- Written by Kimberly Pepmiller Kimberly Pepmiller
- Created: 16 March 2017 16 March 2017
Sunrises and sunsets are a beautiful part of the day here in Madagascar. The sun appears just before 6:00 AM each day, and the sun sets near 6:00 PM. Our day began a bit slower as our team is beginning to feel the effects of travel, busy days and sleeping in a new environment. Breakfast and morning devotions brought some rejuvenation. The French pastries and eggs are certainly a morning treat!
Today we traveled to the town of Andranomanelatra, a twenty minute or so drive from the guesthouse in Antsirabe. When we unloaded the van, we discovered that it was market day on the path where the church is located. Through exploration we discovered that you can purchase anything from vegetables, fruits, clothes, cell phones, toys, brooms and even live fish for your rice paddy. Though tempting, we did not purchase any items. We were probably a spectacle to the Malagasy people as we explored their market.
Upon entering the Lutheran church we discovered that the pews were full of patients waiting for our arrival. The church pastors had collected the patients' medical records as a form of pre-registration. Patient names were called so they could collect their records, and then our MMT team handed out our paper medical records for the day. We capped the patients to be seen at 500 to ensure we have enough supplies and medications for the week. Once we created a plan, we opened the day with worship of singing and prayer with those in attendance. The waiting patients sang a beautiful hymn that was harmonized and glorious. Hymnals are not used and many Malagasy cannot read, so the hymns are sung from memory. The power of the singing and praise is amazing.
Clinic went smoothly again today. We officially provided care for 467 patients. Each team member maintained similar roles as we wanted to maintain the flow and efficiency. The people waiting maintained great patience even though we sent them outside to wait to set the clinic up inside the church, took a break for lunch and had them wait several hours to receive treatment. The quietness inside the building is impressive with the amount of people. Lisa again provided health education to the children regarding brushing teeth, hand washing and even dancing the hokey pokey.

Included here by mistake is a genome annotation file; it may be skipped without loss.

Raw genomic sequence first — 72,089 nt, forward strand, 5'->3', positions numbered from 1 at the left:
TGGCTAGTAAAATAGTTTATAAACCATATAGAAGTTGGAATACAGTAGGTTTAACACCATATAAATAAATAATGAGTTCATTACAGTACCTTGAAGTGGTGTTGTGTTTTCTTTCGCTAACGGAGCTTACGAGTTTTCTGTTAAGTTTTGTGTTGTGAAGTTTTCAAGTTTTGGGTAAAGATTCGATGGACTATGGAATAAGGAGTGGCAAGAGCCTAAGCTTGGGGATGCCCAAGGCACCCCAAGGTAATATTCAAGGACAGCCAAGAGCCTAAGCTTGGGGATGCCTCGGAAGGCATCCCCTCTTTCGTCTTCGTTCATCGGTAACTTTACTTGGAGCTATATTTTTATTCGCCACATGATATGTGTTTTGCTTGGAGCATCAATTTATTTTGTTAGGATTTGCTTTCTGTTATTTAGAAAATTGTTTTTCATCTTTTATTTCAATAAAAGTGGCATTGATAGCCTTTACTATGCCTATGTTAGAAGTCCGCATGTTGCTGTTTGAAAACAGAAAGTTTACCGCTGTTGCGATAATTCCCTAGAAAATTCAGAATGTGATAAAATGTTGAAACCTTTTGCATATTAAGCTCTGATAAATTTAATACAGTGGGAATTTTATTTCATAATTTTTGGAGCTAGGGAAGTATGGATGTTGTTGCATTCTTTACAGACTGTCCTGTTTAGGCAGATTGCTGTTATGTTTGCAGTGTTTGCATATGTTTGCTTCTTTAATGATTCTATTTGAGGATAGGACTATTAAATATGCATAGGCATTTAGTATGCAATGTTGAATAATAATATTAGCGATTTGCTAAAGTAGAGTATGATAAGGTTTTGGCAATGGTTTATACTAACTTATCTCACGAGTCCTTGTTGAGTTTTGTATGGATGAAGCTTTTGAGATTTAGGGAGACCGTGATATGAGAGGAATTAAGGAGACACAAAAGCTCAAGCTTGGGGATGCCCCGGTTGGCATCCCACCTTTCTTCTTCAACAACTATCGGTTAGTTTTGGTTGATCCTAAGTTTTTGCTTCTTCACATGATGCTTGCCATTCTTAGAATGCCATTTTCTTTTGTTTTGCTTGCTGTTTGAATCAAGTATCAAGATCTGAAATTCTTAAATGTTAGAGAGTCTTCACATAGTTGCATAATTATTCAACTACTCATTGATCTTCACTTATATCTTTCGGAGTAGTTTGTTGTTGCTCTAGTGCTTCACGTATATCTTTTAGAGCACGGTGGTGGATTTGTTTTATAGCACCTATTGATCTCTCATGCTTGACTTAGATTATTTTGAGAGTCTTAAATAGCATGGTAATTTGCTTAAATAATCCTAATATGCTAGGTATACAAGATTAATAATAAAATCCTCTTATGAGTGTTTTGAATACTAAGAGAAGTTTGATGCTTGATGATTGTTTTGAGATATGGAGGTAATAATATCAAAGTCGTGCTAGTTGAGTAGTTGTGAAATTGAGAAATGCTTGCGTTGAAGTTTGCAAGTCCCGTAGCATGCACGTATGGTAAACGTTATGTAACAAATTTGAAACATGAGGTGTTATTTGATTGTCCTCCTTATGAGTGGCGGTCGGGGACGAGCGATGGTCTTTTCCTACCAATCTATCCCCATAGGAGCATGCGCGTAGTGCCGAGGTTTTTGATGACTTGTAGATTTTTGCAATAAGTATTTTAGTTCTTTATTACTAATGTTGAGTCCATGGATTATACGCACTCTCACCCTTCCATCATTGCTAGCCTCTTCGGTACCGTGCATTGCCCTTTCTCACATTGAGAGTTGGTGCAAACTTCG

The universal care of mothers for their children was noticeable today. They stay right with them and make sure all of the symptoms and concerns are covered. We are observing that the patients come dressed in multiple layers of clothes even though it is close to eighty degrees outside. It is just amazing they are not too hot! Some of the main diagnoses and concerns seen today included allergies, high blood pressure, ear and eye infections and fungal skin infections. Several developmentally delayed and disabled children came through today. The lack of services for these children is difficult to fathom. One elderly woman came through today who is 98 years old! She still farms the land and proudly said she is the only one like her in her village. One young boy was referred to the Lutheran hospital for surgery to remove a growing cyst on his wrist. Another woman is being referred for removal of a growth that is near her eye.
A highlight of the day was when the church bells rang at noon. The bells rang to the hymn "A Might Fortress is Our God." It would have been great to have all of the patients begin singing along! Lunch breaks are a good time to regain our energy. The American team has a packed lunch of sandwich fixings and cookies while the Malagasy team has rice and a meat prepared for them by the local congregation. We are all able to dine together and share fellowship.
This evening we took another shopping field trip to a place that makes papyrus paper, gift cards and other goods. This same shop creates wonderful silk scarves. It is amazing how affordable the handmade goods are here in Madagascar, and the time spent creating them is immense. Our evening dinner was a treat once again as we dined on sausage, mashed potatoes, cabbage slaw, vegetables, and fruit for dessert. The food has been simply wonderful. Following we tiredly repacked the bags and counted medications in preparation for the clinic tomorrow. The night ended in a bit of adventure as a rainstorm came through that brought lots of moisture and took the power out for a bit. This reminded us of the days of summer camps. The sound of rain on the roof is a calming end to the day.
“Hesed” is a Hebrew word that means “kindness,” “mercy,” “loyalty,” “loving-kindness” or “steadfastness.” It’s the way God intends us to live together—a “love your neighbor as yourself,” active, selfless, sacrificial, caring-for-one-another brand of living contradictory to our fallen natures. The “Heseders” are continually looking to work together to share some small measure of God’s extraordinary love. Won’t you join us?